In 1914, Marsden Hartley wanted to make a memorial portrait of German Lieutenant Karl von Freyburg, who had been killed in the early days of World War I. Hartley would have quickly realized the obvious problems with paying pictorial tribute to von Freyburg, his likely lover: Von Freyburg had been German and thus he was (or was about to be) an enemy soldier. He was also, well, a man and so a memorial portrait would have to be indirect. Hartley found a way and fed his grief into a series of paintings now known as the German Officer Paintings, canvases that were among the earliest American abstractions.
One of them, Painting No. 47, Berlin (1914-15, at right) is prominently featured in the National Portrait Gallery’s “Hide/Seek: Difference and Desire in American Portraiture.” Curated by Jonathan Katz of the University of Buffalo and the NPG’s David C. Ward, the exhibition is important and thrilling, one of the best shows of the year.
“Hide/Seek” turns seeing into noticing by highlighting 120 years of hints, techniques and tropes that American artists have used to refer to otherhood. For example, Hartley used code-as-abstraction: von Freyburg isn’t in Hartley’s portrait, but his helmet, his regimental flag, insignia and so on are, all abstracted down to mere semiotics.
Of course, there’s nothing particularly gay or lesbian about coded references in art. Dutch genre painters were notorious for their use of coded, often punny symbols. Portrait painters have long used semiotics to refer to their sitters’ professions or interests. It isn’t new or surprising that painters use and update other painters’ techniques.
Where “Hide/Seek” makes it mark is in refuting a position first put forth by conservatives in the 1980s. In a superb catalogue essay, Katz notes that Sen. Jesse Helms (R-NC) helped inaugurate the culture wars by equating homosexual with art with AIDS. Helms, a little-known congressman named Larry Craig and other conservatives swiftly moved to establish ‘gay’ and ‘artist’ as something apart from American. They equated their formula with fear, death and un-Americanness and segregated gays and artists into a rhetorical Manzanar.
With “Hide/Seek,” Katz and Ward wield research and scholarship to dismantle that bombast and leave fact-based history in its place. Katz and Ward’s exhibition effectively argues that queerness — or “difference” to use their word — has been a part of American art history almost since our art matured into something distinctly American. “Hide/Seek” demonstrates that to segregate ‘gay’ from ‘American’ is to willfully obscure a thorough understanding of our nation and its art.
Seemingly paradoxically, “Hide/Seek” reveals that the more intensely scholars burrow into specific micro-art histories, the more we learn about our broader American historical and art historical narrative. There are few — if any — techniques and references that are exclusive to gay artists or that gay artists have trafficked in to the exclusion of all others. Gay artists have been informed by straight artists, and vice versa. In other words, this exhibition tells an American story, and in so doing smartly underscores the social and cultural fluidity of which Americans are so proud.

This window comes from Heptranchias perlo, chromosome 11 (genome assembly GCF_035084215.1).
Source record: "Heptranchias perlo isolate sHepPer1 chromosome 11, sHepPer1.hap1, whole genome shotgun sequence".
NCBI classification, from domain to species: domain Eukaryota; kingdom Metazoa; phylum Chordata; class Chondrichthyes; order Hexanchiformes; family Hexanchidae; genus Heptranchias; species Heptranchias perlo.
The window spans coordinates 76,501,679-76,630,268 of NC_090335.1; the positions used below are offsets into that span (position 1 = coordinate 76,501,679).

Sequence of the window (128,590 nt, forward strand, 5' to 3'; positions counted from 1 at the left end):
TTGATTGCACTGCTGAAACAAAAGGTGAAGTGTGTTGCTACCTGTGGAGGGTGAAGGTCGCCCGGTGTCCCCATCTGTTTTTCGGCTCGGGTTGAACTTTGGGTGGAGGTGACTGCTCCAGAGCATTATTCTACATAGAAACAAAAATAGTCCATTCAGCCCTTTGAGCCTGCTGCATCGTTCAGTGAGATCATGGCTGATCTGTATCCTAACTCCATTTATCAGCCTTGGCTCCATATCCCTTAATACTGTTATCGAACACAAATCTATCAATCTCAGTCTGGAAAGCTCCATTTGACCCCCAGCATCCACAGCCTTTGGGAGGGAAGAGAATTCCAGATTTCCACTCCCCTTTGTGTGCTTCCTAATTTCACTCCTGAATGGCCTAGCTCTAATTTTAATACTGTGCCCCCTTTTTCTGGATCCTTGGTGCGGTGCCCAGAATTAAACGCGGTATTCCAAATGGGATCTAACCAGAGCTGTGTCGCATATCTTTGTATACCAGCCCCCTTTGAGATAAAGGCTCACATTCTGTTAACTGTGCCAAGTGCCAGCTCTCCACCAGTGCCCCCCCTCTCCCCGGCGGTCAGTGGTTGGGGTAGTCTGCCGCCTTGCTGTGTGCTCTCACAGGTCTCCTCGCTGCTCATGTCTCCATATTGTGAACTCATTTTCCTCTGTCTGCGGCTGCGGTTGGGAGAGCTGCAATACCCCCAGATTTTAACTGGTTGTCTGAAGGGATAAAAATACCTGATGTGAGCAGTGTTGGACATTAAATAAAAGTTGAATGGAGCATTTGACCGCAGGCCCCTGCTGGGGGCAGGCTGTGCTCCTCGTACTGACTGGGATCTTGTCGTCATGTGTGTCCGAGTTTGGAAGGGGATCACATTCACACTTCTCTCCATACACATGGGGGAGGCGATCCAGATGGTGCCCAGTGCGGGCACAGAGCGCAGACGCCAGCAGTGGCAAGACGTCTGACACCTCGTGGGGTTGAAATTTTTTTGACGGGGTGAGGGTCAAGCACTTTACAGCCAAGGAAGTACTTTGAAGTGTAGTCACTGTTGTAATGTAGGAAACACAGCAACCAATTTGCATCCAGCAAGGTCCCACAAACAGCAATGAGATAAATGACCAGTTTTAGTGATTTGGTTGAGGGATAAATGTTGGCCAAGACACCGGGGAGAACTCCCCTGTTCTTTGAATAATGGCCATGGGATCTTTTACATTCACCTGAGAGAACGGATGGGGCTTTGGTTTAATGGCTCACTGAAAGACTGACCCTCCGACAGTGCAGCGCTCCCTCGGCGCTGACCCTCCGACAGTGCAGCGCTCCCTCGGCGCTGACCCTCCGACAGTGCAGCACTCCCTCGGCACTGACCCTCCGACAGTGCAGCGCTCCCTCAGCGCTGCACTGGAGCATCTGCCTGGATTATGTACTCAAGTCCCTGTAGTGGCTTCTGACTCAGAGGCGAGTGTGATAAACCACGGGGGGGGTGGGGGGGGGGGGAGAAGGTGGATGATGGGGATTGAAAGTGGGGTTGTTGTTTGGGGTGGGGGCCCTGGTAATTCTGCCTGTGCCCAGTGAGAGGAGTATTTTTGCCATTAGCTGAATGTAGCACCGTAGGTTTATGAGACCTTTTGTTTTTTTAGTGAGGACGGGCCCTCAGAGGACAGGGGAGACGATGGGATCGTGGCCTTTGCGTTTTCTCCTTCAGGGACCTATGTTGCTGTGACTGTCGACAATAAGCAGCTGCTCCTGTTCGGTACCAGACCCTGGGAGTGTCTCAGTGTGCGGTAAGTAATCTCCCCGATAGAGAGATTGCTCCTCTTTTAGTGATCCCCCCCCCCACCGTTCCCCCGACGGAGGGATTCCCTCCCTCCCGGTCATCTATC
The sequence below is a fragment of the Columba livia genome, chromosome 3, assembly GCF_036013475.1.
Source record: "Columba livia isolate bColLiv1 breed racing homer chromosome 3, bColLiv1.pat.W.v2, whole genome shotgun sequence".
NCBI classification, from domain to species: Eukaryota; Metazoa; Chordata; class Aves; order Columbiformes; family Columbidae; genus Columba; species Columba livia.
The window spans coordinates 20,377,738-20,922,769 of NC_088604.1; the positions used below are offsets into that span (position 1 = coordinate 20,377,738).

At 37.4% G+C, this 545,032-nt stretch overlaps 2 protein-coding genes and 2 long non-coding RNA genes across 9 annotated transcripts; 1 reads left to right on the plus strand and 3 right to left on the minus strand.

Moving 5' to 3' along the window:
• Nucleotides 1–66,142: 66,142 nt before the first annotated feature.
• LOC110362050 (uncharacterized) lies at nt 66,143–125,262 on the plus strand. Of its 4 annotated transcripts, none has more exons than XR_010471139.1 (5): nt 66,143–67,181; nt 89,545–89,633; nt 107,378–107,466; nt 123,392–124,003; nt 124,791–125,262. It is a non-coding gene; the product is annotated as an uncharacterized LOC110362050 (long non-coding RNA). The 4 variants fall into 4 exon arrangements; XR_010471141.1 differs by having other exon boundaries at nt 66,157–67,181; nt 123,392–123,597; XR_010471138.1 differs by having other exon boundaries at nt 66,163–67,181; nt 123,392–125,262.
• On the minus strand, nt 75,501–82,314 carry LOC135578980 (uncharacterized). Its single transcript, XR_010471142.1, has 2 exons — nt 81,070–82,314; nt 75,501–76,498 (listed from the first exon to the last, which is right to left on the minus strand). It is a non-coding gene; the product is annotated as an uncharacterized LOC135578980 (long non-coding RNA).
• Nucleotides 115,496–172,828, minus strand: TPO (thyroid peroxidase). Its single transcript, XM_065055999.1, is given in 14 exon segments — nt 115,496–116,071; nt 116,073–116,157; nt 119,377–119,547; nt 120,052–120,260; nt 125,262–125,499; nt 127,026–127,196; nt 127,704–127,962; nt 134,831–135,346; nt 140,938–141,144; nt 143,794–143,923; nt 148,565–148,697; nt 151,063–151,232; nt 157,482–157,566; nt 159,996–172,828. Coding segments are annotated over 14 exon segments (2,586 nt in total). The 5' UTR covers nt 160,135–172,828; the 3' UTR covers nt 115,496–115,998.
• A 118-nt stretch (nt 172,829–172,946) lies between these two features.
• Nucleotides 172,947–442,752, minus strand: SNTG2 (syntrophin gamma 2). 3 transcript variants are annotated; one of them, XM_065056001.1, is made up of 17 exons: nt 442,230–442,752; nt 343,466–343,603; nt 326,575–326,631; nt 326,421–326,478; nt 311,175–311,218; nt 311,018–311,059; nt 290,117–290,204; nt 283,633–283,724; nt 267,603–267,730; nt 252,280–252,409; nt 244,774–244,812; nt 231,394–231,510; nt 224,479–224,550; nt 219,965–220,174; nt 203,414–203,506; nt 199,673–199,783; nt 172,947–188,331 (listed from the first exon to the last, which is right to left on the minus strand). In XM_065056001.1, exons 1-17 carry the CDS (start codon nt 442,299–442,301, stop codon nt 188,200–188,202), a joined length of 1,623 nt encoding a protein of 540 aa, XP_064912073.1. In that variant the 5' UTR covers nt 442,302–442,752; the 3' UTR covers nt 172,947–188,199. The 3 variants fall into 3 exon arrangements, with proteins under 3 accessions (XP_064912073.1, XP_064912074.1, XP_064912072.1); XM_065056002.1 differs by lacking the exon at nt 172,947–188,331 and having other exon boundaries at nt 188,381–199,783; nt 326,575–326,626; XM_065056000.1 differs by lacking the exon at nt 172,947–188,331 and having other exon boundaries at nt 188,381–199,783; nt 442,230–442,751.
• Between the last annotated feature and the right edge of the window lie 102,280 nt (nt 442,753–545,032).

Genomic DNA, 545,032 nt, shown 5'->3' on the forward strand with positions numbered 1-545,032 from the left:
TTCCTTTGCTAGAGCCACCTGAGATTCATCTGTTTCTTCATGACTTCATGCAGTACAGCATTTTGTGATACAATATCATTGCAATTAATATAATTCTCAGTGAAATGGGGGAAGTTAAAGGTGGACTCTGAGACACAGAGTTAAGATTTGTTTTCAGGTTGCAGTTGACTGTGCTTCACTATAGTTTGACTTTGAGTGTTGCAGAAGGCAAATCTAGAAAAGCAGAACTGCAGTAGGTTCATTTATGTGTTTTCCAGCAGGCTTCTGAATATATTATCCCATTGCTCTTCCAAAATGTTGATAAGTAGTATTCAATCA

The Hartley above is a good example. Despite the exhibition catalogue’s description of Hartley’s German Officer Paintings as being “wholly original,” they’re not. They were probably informed by a straight guy, in particular by a painting from a West Chester, Pa.-based artist named George Cope.
In 1887, Republican war veteran and West Chester businessman Levi Gheen McCauley commissioned a painting from Cope. McCauley had served the Union with distinction in the Civil War and for reasons that aren’t clear, he wanted to share his personal history with his community. (Active in Republican politics for most of his life and the chairman of the county Republican party, McCauley may have been thinking about running for public office.)
Cope made a ‘portrait’ of McCauley based on his war regalia. Cope’s audience, politically-engaged Pennsylvanians, would have understood what the two medals at the top of the portrait said about the major’s distinguished war service, that he had served with the 7th Pennsylvania regiment, that the two swords indicated a certain breadth of experience — and responsibility. The painting also summoned memories of the subject’s honor and heroism in a tasteful, restrained way. A more traditional portrait of of McCauley, who lost his right arm in a battle at Charles City, Va., might have evoked sympathy rather than respect and might have recalled viewers’ unpleasant war memories. Cope’s painting is apparently one of the earliest American portraits to rely entirely on semiotics for its presentation of its subject. (It is in the collection of the Art Institute of Chicago and is not in the show or catalogue.)
Given the similarities between Hartley’s first German Officer Painting and Cope’s portrait, right down to the swords, tassels and regiment numbers, it’s likely that Hartley saw the Cope somewhere. Cope’s painting isn’t necessarily gay or heterosexual. Hartley’s isn’t either, at least not exactly. Part of what separates Hartley’s painting from Cope’s is that societal strictures forced Hartley into an abstraction, a revelation that tells us a lot about America. Good art survey exhibitions aren’t just about art history, they can be about how art history informs broader histories. This is a very good art exhibition.
Related: The sad cases of two high school yearbook pictures demonstrate how immediately relevant this exhibition is. Part two of my review: The furtive gaze. Part three of my review: Introducing confrontation.
To be continued…